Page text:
Scanner Reveals Inner Secrets of Paint
LLANERA, SPAIN--Seeing deeply, and non-destructively, into layers and perhaps centuries of paint is the promise of new 3D scanning technology being developed by a European consortium.
Graphene-based imaging is behind the project known as INSIDDE (INtegration of cost-effective Solutions for Imaging, Detection, and Digitization of hidden Elements in paintings), now concluding its third and final year in Spain.
Although currently driven by the need to examine, conserve and protect images of paintings and 3D art objects, the team behind the technology says its potential is unlimited.
In the art world, the technology can be used to examine, reveal and image underlying contents, identify pigments and substances, and examine defects and brushstrokes below the surface.
The multinational research consortium behind the project includes experts from the University of Oviedo, technology, end users versed in international research, and museums. The project coordinator is Treelogic.
How It Works
The scanner, now in prototype form, works in different frequency bands within the terahertz (THz) region. The scanner uses graphene, the wonder substance that is 200 times stronger than steel by weight, conducts heat and electricity, and is nearly transparent.
Since becoming the topic of Nobel Prize-winning research in 2010, graphene has become the focus of more than 25,000 patent applications, including many for coatings products.
In the scanner, graphene "acts as a frequency multiplier," Samuel Ver Hoeye, a telecommunications engineer on the project, explained in a research announcement.
"It is able to generate higher frequency signals out of lower frequencies, in a relatively easy way. Graphene also allows us to go deeper into the work of art, and to identify the chemical composition of its materials."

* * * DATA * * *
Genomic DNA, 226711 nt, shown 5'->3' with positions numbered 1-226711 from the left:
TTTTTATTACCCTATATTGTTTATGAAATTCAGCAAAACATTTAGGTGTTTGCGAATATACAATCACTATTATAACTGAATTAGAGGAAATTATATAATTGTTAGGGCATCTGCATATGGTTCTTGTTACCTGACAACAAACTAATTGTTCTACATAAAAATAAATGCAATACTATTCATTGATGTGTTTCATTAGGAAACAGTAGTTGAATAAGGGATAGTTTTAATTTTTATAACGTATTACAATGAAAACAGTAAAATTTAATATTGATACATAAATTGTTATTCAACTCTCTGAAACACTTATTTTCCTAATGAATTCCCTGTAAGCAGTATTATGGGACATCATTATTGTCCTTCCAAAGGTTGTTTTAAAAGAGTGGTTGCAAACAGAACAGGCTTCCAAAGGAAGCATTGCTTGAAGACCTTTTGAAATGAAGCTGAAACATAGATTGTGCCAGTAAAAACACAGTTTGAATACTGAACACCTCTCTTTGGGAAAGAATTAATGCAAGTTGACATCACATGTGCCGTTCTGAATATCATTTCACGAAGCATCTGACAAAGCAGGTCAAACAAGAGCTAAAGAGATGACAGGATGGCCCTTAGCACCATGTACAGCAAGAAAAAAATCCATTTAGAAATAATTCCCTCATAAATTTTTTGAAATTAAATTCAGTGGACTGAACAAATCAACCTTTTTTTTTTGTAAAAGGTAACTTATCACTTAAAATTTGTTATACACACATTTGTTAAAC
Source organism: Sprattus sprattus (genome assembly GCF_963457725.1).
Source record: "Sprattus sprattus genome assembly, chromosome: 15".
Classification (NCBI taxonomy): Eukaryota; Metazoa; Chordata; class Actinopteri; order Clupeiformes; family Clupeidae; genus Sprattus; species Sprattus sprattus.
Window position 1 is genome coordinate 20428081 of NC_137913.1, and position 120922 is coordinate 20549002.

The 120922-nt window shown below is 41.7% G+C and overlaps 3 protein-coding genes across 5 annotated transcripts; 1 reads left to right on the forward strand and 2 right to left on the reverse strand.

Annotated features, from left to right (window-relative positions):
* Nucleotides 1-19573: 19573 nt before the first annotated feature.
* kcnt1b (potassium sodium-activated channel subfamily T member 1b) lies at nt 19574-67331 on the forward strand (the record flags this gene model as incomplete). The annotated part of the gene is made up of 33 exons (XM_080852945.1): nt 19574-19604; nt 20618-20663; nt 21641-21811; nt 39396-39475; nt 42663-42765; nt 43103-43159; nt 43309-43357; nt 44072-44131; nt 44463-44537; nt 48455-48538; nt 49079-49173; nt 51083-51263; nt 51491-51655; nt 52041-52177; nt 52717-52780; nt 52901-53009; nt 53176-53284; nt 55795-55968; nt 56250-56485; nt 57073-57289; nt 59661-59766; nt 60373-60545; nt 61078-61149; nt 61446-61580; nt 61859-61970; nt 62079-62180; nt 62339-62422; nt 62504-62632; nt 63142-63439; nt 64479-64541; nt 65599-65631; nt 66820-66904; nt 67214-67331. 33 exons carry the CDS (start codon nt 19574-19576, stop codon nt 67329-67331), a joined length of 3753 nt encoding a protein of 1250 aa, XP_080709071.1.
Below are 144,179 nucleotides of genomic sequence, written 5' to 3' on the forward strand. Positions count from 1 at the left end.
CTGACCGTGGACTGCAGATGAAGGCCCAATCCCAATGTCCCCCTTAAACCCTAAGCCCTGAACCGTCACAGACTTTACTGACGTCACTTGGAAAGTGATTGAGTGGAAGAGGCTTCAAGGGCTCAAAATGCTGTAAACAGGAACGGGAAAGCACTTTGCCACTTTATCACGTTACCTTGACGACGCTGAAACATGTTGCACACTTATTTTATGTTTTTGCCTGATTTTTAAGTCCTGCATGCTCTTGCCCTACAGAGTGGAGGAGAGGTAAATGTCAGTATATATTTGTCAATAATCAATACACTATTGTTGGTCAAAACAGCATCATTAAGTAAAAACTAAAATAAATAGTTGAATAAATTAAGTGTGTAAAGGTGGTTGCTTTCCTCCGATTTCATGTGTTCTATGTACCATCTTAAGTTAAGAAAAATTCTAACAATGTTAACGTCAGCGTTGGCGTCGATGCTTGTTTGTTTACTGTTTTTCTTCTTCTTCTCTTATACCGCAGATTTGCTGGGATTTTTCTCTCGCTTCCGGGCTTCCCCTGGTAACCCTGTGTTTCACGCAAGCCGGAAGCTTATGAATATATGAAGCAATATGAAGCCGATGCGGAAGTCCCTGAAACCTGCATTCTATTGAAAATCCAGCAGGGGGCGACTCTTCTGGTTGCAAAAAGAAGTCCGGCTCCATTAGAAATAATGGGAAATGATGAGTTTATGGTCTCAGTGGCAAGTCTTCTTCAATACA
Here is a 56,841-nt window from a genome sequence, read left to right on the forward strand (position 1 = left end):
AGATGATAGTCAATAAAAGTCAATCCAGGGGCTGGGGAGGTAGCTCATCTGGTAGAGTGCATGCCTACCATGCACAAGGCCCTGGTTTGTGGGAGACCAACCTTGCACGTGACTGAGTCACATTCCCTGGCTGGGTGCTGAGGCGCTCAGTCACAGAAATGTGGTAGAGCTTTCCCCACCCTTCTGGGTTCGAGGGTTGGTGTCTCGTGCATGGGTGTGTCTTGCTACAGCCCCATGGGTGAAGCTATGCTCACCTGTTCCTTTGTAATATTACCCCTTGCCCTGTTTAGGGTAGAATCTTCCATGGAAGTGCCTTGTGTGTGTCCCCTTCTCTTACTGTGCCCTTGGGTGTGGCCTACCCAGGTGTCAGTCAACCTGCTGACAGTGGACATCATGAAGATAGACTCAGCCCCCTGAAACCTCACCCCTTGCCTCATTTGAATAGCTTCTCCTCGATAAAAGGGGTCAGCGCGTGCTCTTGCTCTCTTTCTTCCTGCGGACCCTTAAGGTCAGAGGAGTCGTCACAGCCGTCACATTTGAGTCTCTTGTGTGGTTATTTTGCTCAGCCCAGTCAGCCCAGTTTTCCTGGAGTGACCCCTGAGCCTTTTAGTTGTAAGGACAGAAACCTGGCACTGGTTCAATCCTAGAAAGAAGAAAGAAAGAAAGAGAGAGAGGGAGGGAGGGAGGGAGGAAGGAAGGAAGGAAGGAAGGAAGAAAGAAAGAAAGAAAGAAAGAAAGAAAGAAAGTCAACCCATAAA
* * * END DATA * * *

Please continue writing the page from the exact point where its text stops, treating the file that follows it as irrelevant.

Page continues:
Researchers explain the graphene scanning technology being developed by the INSIDDE consortium.
Pictures obtained with the scanner are combined with image processing techniques and 3D high-performance scanning to generate images of sealed 3D objects, allowing the examination of hidden surfaces, the team said.
The scanner can examine both 2D and 3D surfaces and was designed to be less expensive than current scanners used for artwork. The model is also compact enough to be transported among museums and labs.
An App for That
Data from the scanner is also being used to develop a smartphone application based on Augmented Reality, the team says.
“The application allows the user to actually see inside the painting," said research project coordinator Javier Gutiérrez Meana.
"For instance, in (one) painting, we’ve discovered a mysterious number 34 drawn underneath the color layers. We also discovered that one of the capes was originally green.”
Researchers hope that the graphene scanner and its applications could become a market reality in less than five years.